The Southwestern Historical Quarterly, Volume 89, July 1985 - April, 1986

Book Reviews 105
This is a good collection that compares in quality to the reminis-
cences in The Traildrivers of Texas, edited by J. Marvin Hunter in the
1920s. Unfortunately, it does not correct the most glaring flaw in the
Hunter book: the lack of an index. This reviewer would have appreci-
ated a good index, and I think most researchers would have, too.
Perryton, Texas JOHN R. ERICKSON
Ima Hogg, the Governor's Daughter. By Virginia Bernhard. (Austin: Texas
Monthly Press, 1984. Pp. ix+ 144. Preface, photographs, bibliogra-
phy, index. $18.95.)
Ima Hogg, the only daughter of Governor James Stephen Hogg (no,
there never was a Ura), died in 1975 at the age of ninety-three. She was
only thirty-seven years younger than the state of Texas itself, and dur-
ing her childhood she had known men and women who came here in
the heady days of the Republic. She was a complex and admirable per-
son, interested in an enormous variety of ideas and projects to improve
the quality of life in her state and possessed of an indomitable will when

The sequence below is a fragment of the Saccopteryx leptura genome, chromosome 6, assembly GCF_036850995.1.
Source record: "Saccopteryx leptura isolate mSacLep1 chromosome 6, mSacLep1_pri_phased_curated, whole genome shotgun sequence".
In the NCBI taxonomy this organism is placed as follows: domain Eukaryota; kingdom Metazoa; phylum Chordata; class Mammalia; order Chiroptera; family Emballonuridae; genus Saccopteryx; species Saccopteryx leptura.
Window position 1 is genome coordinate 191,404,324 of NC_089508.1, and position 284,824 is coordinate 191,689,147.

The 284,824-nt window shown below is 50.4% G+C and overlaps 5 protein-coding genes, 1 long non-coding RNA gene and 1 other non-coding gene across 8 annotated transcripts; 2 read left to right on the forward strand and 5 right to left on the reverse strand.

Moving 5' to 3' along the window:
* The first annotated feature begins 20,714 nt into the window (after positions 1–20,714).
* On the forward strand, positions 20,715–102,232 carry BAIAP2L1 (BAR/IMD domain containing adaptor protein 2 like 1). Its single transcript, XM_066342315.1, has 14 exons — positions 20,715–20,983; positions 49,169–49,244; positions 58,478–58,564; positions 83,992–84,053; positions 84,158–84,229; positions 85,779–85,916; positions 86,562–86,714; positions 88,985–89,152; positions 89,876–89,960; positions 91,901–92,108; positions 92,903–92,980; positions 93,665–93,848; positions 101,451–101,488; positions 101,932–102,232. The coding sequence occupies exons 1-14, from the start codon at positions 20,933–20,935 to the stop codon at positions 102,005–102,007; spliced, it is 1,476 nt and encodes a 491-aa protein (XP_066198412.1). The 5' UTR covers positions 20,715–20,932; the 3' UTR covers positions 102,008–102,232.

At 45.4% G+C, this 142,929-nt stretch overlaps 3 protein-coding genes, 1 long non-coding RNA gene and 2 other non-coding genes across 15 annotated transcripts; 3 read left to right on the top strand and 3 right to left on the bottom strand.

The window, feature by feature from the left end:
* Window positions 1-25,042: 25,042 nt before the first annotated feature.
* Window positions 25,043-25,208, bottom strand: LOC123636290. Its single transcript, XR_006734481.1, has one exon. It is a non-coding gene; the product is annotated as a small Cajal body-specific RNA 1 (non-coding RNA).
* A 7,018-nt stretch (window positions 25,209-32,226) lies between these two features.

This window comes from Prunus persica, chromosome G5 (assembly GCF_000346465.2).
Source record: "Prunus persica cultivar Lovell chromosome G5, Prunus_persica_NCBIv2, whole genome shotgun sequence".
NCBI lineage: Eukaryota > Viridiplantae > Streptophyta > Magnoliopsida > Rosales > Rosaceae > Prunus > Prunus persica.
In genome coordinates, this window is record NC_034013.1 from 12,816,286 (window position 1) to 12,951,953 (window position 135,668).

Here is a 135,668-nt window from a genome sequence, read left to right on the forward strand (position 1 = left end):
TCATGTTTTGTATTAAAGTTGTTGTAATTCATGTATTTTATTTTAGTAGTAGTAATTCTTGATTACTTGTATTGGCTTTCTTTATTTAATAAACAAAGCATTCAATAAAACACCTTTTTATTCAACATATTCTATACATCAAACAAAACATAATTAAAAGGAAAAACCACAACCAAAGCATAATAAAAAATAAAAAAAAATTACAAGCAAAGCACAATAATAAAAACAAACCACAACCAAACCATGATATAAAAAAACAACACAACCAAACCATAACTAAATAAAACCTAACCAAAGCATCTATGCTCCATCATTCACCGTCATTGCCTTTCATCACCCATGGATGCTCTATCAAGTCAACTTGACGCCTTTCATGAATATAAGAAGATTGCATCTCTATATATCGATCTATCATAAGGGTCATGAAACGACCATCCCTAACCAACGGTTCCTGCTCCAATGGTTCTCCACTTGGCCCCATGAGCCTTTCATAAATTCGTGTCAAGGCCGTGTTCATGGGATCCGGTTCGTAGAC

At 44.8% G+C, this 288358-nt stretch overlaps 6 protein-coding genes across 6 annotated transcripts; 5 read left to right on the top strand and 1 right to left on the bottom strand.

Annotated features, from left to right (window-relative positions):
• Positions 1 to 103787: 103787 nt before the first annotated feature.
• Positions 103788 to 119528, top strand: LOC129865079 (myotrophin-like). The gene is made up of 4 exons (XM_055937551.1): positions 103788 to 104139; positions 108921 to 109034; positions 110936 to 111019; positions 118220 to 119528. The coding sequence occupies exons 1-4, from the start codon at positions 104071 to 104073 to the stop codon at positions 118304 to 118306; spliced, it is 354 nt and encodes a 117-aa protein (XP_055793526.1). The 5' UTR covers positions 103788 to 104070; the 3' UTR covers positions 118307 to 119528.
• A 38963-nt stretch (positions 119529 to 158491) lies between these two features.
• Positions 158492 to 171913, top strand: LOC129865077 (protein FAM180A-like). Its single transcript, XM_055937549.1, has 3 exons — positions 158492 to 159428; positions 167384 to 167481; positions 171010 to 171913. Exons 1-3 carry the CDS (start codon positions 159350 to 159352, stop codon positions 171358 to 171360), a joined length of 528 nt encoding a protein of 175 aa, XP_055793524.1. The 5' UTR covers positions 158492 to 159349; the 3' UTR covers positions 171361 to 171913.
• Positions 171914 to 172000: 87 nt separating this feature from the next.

it came to seeing them realized. She was a most atypical Texas mil-
lionaire: unselfish, modest, and literate; an accomplished musician; a
collector of antique furniture; and conversant with German literature,
Soviet theories of penal reform, and rose culture. Never married and
dominated by her father and her brother until she was in her fifties,
she may have regarded herself as unfulfilled. She became a social
leader at an age when most people look forward to retirement. Her life
offers many opportunities to the biographer.
Virginia Bernhard's book, however, is more of an appreciation than a
biography. Unaccountably, the author did not make use of the Ima
Hogg papers at the University of Texas's Barker Texas History Center,
papers which are open to scholars with the permission of the executor
of Miss Hogg's estate. A critical biography simply cannot be written
without using these papers. Lacking the information contained there,
the author was forced to rely on the warm recollections of a relatively
small group of Houstonians who knew and worked with Miss Hogg
during the last thirty years of her life-her friends, colleagues, and ser-
vants. Without a sound documentary core with which to evaluate these
recollections, the author wavers between sentimentality and specula-
tion. On page 54, for instance, in trying to explain the causes of the
chronic depression for which Miss Hogg was evidently hospitalized in
1919, she argues that a photograph taken in Europe before 1914 and

Texas State Historical Association. The Southwestern Historical Quarterly, Volume 89, July 1985 - April, 1986. Austin, Texas. The Portal to Texas History. Accessed May 27, 2016.

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